Floods, Famines, and Emperors: El Nino and the Fate of Civilizations

Floods, Famines, and Emperors: El Nino and the Fate of Civilizations

Floods, Famines, and Emperors: El Nino and the Fate of Civilizations

Floods, Famines, and Emperors: El Nino and the Fate of Civilizations

Synopsis

In 1997-98, El Nino disrupted weather patterns the world over. Europe suffered a record freeze, the American West was hit by terrible floods and snowstorms, and drought brought famine to East Africa and forest fires to Southeast Asia.

In this groundbreaking work of "historical meteorology", Brian Fagan shows that these events were neither isolated nor new: El Nino has been wreaking intermittent havoc for at least five millennia. Integrating weather science, archeology, and the narrative gifts of a born storyteller, Fagan shows how dramatic shifts in climate have shaped peoples, places, and history since the dawn of time.

Excerpt

The whole earth is the sepulcher of famous men; and their story is not graven only on stone over their native earth, but lives on far away, without visible symbol, woven into the stuff of other men's loves. For you now it remains to rival what they have done.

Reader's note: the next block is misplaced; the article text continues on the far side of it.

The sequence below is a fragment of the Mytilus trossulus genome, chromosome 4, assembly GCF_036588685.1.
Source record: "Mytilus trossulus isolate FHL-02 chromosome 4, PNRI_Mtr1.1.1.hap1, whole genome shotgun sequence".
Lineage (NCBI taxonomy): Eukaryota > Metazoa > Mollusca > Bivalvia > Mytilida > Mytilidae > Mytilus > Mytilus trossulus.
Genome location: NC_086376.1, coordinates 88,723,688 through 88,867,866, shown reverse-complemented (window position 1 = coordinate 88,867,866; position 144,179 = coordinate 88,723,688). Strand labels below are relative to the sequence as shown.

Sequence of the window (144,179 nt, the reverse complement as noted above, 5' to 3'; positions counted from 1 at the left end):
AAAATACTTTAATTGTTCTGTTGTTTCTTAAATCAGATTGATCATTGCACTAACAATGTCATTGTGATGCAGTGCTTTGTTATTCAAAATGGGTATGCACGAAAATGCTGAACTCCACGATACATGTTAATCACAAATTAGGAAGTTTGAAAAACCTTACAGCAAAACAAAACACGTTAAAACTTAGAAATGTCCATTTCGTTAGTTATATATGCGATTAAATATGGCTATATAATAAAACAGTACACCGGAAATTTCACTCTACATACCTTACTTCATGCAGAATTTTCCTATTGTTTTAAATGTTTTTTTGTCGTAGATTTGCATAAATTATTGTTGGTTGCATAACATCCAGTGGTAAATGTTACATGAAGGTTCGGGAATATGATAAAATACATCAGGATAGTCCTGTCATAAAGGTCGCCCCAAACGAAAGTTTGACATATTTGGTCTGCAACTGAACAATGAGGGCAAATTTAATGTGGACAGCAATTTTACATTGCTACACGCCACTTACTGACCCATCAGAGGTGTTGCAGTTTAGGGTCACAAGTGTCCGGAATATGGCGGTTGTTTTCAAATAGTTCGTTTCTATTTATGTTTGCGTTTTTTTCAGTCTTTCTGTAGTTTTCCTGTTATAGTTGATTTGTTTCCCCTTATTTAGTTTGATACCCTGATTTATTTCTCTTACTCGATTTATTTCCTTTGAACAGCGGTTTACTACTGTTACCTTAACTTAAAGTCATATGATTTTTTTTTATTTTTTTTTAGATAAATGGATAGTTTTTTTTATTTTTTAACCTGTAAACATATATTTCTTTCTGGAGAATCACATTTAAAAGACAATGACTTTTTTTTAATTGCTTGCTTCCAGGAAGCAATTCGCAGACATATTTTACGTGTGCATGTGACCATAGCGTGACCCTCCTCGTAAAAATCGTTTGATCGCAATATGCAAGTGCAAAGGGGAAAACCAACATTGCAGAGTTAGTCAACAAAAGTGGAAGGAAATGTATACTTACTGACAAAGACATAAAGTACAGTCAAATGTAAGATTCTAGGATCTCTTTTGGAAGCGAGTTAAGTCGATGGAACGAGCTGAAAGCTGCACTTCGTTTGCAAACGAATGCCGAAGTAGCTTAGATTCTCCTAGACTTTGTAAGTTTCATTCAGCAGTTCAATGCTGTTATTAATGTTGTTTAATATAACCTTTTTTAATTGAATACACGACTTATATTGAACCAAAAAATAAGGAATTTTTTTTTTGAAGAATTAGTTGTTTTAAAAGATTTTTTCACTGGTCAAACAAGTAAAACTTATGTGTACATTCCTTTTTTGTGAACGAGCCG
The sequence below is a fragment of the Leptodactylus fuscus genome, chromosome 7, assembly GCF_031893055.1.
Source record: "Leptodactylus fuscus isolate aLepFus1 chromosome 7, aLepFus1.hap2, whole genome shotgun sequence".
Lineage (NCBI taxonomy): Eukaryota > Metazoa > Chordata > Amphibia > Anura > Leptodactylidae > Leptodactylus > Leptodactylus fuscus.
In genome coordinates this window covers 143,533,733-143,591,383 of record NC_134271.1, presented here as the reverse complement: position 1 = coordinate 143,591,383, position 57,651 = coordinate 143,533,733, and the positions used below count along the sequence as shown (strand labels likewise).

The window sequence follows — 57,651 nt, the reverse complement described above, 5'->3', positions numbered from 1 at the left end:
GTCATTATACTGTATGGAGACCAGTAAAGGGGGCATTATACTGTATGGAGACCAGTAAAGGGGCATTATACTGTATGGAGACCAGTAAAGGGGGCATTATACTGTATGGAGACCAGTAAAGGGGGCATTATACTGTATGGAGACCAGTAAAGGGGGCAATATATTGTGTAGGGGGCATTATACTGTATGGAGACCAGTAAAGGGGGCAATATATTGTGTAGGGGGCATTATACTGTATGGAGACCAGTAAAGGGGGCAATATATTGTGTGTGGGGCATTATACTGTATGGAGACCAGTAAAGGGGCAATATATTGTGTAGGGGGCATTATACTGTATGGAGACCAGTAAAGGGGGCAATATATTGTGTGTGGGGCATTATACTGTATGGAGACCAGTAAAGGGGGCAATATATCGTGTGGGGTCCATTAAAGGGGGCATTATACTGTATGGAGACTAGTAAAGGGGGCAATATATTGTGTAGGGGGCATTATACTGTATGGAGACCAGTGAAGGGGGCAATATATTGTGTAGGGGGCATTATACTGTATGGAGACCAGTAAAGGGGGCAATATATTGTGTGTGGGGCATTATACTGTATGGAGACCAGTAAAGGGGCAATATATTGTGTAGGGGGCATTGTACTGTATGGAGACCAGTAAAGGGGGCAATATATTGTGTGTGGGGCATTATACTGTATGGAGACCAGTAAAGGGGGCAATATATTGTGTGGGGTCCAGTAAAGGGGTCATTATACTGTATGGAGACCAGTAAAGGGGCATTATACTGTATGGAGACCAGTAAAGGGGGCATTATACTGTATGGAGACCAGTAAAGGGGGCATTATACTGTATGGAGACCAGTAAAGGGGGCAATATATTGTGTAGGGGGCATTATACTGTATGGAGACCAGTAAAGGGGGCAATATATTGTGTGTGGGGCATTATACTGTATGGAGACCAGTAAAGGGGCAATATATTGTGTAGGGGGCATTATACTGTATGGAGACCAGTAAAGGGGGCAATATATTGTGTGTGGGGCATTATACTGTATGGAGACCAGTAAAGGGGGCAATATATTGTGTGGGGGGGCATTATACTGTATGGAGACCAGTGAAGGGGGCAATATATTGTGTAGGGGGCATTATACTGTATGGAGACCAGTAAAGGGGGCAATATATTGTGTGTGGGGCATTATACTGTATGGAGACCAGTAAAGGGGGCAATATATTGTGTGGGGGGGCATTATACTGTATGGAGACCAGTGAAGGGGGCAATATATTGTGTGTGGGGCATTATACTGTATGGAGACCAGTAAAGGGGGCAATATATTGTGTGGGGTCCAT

-Thucydides, "The Funeral Oration of Pericles"

The damage wrought in California in 1997-1998 was not as severe as the winter storms of 1995 and 1997, but it was bad enough. We learned about El Niño long before it arrived. Satellites and computer models showed us a rapidly swelling blob of warm water--always red, like a pustule--in the western Pacific moving eastward along the equator. We were mesmerized by this expanding lesion on the earth and bombarded with predictions of approaching doom. Time, Newsweek, and newspapers around the world ran features on coming droughts, floods, and severe storms. The World Wide Web buzzed with dire warnings; California politicians orchestrated carefully stage-managed conferences to discuss preparations for disaster relief. It was the year El Niño became a household word and a social phenomenon. "Blame it on El Niño" became a nightclub joke in California.

The apocalypse came late to the West Coast. Day after day we basked in crisp autumn sunshine, the Pacific like glass, winds calm, the temperature neither too hot nor too cold. We began to laugh at the scientists' forecasts of record rainfall and record ocean temperatures. The fall rains came on time and were beautifully spaced.

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